Procter & Gamble the marketer of famous brand Secret deodorant came out in support for the United States women's national soccer team (USWNT) in terms of inequality in payment. Through their full-page advertisement in the New York Times Sunday edition, they have taken a strong call for women’s equal pay. It further announced that it will donate $529,000 to U.S. women's players and keep fighting for the cause. Let’s hope more brands like P&G are not afraid of echoing such strong messages and use cause marketing to encourage people to be more progressive.
- Procter & Gamble ran a full-page ad in the Sunday editions of The New York Times calling for women's equal pay. The ad supports the United States women's national soccer team (USWNT), of which P&G's Secret deodorant brand is a sponsor. Copy implores governing body U.S. Soccer to stand "on the right side of history" on the issue, according to the Times.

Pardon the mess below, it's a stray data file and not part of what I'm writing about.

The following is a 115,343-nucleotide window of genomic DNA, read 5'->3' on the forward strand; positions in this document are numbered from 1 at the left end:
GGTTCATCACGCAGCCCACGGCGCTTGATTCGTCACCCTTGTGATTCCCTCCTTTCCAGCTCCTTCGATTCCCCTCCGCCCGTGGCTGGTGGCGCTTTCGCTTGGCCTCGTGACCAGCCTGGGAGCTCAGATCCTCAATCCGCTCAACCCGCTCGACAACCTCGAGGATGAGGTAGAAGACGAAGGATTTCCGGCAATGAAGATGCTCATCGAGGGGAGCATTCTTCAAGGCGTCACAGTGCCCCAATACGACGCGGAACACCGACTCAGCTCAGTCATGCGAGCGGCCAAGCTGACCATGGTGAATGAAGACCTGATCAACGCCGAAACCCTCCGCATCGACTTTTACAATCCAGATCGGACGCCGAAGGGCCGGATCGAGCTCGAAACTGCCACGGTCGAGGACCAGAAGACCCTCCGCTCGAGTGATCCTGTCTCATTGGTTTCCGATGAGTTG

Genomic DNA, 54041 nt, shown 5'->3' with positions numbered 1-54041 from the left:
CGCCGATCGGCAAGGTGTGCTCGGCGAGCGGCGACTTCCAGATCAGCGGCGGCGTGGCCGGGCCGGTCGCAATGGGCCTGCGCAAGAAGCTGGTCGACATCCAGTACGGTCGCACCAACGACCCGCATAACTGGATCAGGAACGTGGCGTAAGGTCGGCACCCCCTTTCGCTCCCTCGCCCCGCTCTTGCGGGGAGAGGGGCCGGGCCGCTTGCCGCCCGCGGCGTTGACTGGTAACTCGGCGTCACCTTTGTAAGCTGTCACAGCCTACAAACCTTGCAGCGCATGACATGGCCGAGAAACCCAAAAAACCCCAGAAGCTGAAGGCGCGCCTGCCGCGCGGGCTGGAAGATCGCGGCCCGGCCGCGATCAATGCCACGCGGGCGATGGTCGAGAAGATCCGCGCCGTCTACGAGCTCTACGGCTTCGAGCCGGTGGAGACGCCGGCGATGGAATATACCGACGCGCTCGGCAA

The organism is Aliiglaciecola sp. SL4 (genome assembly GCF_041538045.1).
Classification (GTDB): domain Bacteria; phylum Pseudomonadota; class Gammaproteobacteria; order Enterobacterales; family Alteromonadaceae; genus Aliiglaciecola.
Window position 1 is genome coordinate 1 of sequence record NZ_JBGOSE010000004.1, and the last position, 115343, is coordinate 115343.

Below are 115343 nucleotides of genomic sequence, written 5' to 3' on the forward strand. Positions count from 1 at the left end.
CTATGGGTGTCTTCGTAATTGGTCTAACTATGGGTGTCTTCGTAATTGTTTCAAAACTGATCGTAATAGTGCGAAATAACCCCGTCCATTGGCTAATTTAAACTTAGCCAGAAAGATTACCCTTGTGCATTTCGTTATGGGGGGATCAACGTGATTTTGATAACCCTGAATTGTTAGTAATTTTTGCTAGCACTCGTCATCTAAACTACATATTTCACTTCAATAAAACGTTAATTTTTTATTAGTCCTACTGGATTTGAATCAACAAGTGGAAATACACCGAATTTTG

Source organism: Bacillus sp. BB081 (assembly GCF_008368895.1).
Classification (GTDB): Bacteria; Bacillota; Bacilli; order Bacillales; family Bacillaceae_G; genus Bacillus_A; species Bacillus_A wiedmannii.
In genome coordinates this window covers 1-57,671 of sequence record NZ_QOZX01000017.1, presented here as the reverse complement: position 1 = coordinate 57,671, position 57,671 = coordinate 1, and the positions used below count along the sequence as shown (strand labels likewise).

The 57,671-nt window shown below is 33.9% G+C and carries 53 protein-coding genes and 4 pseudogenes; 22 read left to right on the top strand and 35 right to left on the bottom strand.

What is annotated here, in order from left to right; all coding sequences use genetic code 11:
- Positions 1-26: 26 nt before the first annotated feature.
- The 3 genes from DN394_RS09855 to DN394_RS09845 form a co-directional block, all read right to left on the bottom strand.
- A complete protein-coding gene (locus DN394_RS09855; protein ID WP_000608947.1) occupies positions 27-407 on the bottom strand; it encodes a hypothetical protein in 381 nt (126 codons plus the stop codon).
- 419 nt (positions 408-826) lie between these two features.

- P&G is the first U.S. Soccer sponsor to address the subject of equal pay in such an open way, the Times said. Other sponsors, like Nike, have released ads emphasizing women's empowerment and equality following the U.S. team's World Cup victory, but only in broad terms. P&G said it will donate $529,000 to U.S. women's players, representing $23,000 for each of the 23 athletes on the World Cup team. Marketers such as Visa and Luna Bar have recently shown financial support for the U.S. women's team, but P&G is tackling the topic in the most explicit manner, per the Times.
- Secret shared video spots online echoing the print ad's message, flashing the phrases, "Equal Work. Equal Sweat. Equal Pay." Secret's campaign actually debuted in March, coincidentally lining up with a lawsuit filed by the U.S. women's team against the U.S. Soccer Federation demanding pay and benefits on a par with the men's team, Ad Age reported.